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Utilizing Factor Analysis to Understand the Needs of Asian American Students
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Journal of College Student Development 44.2 (2003) 260-266



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Utilizing Factor Analysis to Understand the Needs of Asian American Students

Christopher T. H. Liang
William E. Sedlacek

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According to the 2000 U.S. Census, there were over 12 million Asian Americans residing in the U.S., representing an increase of 50% since 1990 (U.S. Census Bureau, 2002). Over the course of a similar time span, there has been a dramatic increase of Asian American college students. Wilds (2000) reported that the enrollment of Asian Americans increased 73% from 1988 to 1997. In 1997, Asian Americans comprised 4% of the U.S. population and 6% of the total enrollment in higher education. Educational research regarding Asian Americans, however, has not been commensurate with their growth. Hune and Chan (1997) have argued that Asian Americans are not included in research because they are considered a "model minority." First coined in 1966 by William Peterson, "the model minority" suggests that Asian Americans are an example of the modern day American success story. The idea follows that Asian Americans have overcome social problems. Scholars have argued that the model minority myth persists (Suzuki, 2002) and that it has served to obscure the social, economic, educational, and psychological concerns that Asian Americans experience (Hune & Chan, 1997). Liang and Sedlacek (in press) found some indication that student affairs practitioners subscribe to the model minority myth.

In recent years, there has been a call to guide practice through research (Komives, 1999). Campus units have sought to address the concerns of Asian American students by conducting focus groups and/or distributing surveys; Majors and Sedlacek (2001), however, suggested that multiple surveys by different units on a campus may obscure important dimensions underlying student issues, and that the use of factor analysis is one way to avoid this problem. Applying factor analysis to large surveys can help identify key factors that underlie information provided by students. Factor analysis serves to reduce a large number of student responses in surveys to fewer understandable constructs. These constructs serve as a way to think about the most important aspects of the data, making it easier for administrators to develop more appropriate programs. Finally, disaggregating student responses by racial or ethnic groups provides data that will be more reflective of each population. Multicultural scholars have long argued that experiences of racial groups will differ one from another and that it is important not to lose sight of between-group differences. The purpose of this study was to use factor analysis to understand and organize service delivery for Asian American college students.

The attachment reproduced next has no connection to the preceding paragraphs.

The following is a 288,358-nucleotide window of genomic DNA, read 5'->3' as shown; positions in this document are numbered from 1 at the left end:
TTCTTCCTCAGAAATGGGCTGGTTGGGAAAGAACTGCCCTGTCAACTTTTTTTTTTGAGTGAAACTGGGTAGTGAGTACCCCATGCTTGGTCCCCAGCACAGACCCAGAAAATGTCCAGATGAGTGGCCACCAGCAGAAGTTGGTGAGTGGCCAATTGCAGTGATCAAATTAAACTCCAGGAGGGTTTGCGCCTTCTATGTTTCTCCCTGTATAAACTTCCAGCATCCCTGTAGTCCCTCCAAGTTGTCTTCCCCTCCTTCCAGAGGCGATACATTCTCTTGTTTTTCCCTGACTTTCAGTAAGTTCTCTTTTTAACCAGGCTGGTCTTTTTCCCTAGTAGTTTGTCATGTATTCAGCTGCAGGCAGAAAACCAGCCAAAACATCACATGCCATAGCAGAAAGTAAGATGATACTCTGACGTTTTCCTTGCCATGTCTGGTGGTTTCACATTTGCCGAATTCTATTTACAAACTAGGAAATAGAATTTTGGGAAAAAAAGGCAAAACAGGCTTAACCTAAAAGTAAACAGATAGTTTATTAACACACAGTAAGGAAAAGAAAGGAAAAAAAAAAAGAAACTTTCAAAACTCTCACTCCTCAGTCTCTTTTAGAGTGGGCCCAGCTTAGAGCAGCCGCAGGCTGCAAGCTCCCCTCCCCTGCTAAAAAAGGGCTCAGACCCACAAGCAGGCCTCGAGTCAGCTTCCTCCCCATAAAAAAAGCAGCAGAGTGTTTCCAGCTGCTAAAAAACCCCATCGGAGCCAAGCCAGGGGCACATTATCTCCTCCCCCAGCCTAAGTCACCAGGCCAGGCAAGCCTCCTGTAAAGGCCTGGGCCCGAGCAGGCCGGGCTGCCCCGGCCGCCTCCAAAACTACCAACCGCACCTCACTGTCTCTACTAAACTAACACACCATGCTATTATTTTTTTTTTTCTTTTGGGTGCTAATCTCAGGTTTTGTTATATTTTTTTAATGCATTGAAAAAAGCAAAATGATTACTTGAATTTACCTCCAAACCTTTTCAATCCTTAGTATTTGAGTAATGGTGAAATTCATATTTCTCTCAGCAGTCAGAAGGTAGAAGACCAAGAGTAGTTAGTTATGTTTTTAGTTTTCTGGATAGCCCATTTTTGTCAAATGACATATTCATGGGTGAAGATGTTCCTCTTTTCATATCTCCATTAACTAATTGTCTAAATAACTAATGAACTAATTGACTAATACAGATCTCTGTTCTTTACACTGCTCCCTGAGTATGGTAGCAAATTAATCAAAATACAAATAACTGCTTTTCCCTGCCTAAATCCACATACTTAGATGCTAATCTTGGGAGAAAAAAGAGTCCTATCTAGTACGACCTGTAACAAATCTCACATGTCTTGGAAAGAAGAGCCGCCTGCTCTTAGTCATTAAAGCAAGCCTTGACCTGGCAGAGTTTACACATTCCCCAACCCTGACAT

Method

Participants

Participants were 417 (47% female) first-year [End Page 260] Asian American students from a large mid-Atlantic state university who attended a summer orientation program. Asian American students represented 13.8% of the 3,021 students who completed the instrument. The median age of the Asian American students was 18 years.

Instrument

The University New Student Census (UNSC) is an on-line survey designed to elicit responses regarding student perceptions, attitudes, expectations, and interests. Students attending the summer orientation program completed the survey on line in computer labs. Students who attended the summer orientation program represented 90% of all incoming students at the university. More than 90% of those students who attended orientation completed the survey. For the purposes of this study, however, only responses of incoming Asian American students attending summer orientation were analyzed. Individuals from student and academic affairs units, committees, and researchers generated the survey items that would help them serve incoming students. Test-retest reliability was estimated at .85 for scores from a sample of students. Fifty-two items, using a 5-point Likert-type scale ranging from 1 (strongly agree) to 5 (strongly disagree), that measured a variety of issues, were used in this study.

Results

In order to identify the underlying constructs, the 52-items were submitted to a principal component factor analysis, with Varimax rotation that accounted for 62% of the common variance among the items. Communalities were estimated...